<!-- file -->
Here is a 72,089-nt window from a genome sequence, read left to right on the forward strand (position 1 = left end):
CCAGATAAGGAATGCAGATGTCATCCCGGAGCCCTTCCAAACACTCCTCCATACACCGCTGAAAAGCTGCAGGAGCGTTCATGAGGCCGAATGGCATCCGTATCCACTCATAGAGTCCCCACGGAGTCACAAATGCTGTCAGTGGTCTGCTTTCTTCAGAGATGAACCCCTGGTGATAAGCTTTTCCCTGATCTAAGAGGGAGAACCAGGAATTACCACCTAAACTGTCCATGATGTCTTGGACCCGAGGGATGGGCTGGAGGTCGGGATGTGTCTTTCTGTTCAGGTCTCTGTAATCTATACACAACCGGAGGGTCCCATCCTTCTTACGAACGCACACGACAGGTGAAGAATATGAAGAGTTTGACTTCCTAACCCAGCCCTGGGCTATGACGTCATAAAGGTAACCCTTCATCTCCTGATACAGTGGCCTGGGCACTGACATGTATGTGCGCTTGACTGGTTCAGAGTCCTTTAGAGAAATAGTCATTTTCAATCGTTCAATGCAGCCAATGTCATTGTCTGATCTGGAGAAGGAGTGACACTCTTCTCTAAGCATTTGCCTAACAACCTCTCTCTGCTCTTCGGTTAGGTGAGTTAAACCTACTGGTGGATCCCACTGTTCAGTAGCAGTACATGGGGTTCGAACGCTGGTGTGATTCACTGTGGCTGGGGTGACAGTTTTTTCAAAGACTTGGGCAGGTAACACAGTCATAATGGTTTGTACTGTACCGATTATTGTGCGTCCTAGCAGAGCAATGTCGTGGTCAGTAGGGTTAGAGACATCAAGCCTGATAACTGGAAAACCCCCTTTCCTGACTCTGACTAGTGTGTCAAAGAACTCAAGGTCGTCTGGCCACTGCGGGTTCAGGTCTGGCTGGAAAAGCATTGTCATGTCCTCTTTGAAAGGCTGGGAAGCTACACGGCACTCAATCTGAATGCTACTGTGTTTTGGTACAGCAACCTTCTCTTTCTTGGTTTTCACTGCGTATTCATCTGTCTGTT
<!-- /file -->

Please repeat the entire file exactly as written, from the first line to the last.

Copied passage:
Here is a 72,089-nt window from a genome sequence, read left to right on the forward strand (position 1 = left end):
CCAGATAAGGAATGCAGATGTCATCCCGGAGCCCTTCCAAACACTCCTCCATACACCGCTGAAAAGCTGCAGGAGCGTTCATGAGGCCGAATGGCATCCGTATCCACTCATAGAGTCCCCACGGAGTCACAAATGCTGTCAGTGGTCTGCTTTCTTCAGAGATGAACCCCTGGTGATAAGCTTTTCCCTGATCTAAGAGGGAGAACCAGGAATTACCACCTAAACTGTCCATGATGTCTTGGACCCGAGGGATGGGCTGGAGGTCGGGATGTGTCTTTCTGTTCAGGTCTCTGTAATCTATACACAACCGGAGGGTCCCATCCTTCTTACGAACGCACACGACAGGTGAAGAATATGAAGAGTTTGACTTCCTAACCCAGCCCTGGGCTATGACGTCATAAAGGTAACCCTTCATCTCCTGATACAGTGGCCTGGGCACTGACATGTATGTGCGCTTGACTGGTTCAGAGTCCTTTAGAGAAATAGTCATTTTCAATCGTTCAATGCAGCCAATGTCATTGTCTGATCTGGAGAAGGAGTGACACTCTTCTCTAAGCATTTGCCTAACAACCTCTCTCTGCTCTTCGGTTAGGTGAGTTAAACCTACTGGTGGATCCCACTGTTCAGTAGCAGTACATGGGGTTCGAACGCTGGTGTGATTCACTGTGGCTGGGGTGACAGTTTTTTCAAAGACTTGGGCAGGTAACACAGTCATAATGGTTTGTACTGTACCGATTATTGTGCGTCCTAGCAGAGCAATGTCGTGGTCAGTAGGGTTAGAGACATCAAGCCTGATAACTGGAAAACCCCCTTTCCTGACTCTGACTAGTGTGTCAAAGAACTCAAGGTCGTCTGGCCACTGCGGGTTCAGGTCTGGCTGGAAAAGCATTGTCATGTCCTCTTTGAAAGGCTGGGAAGCTACACGGCACTCAATCTGAATGCTACTGTGTTTTGGTACAGCAACCTTCTCTTTCTTGGTTTTCACTGCGTATTCATCTGTCTGTT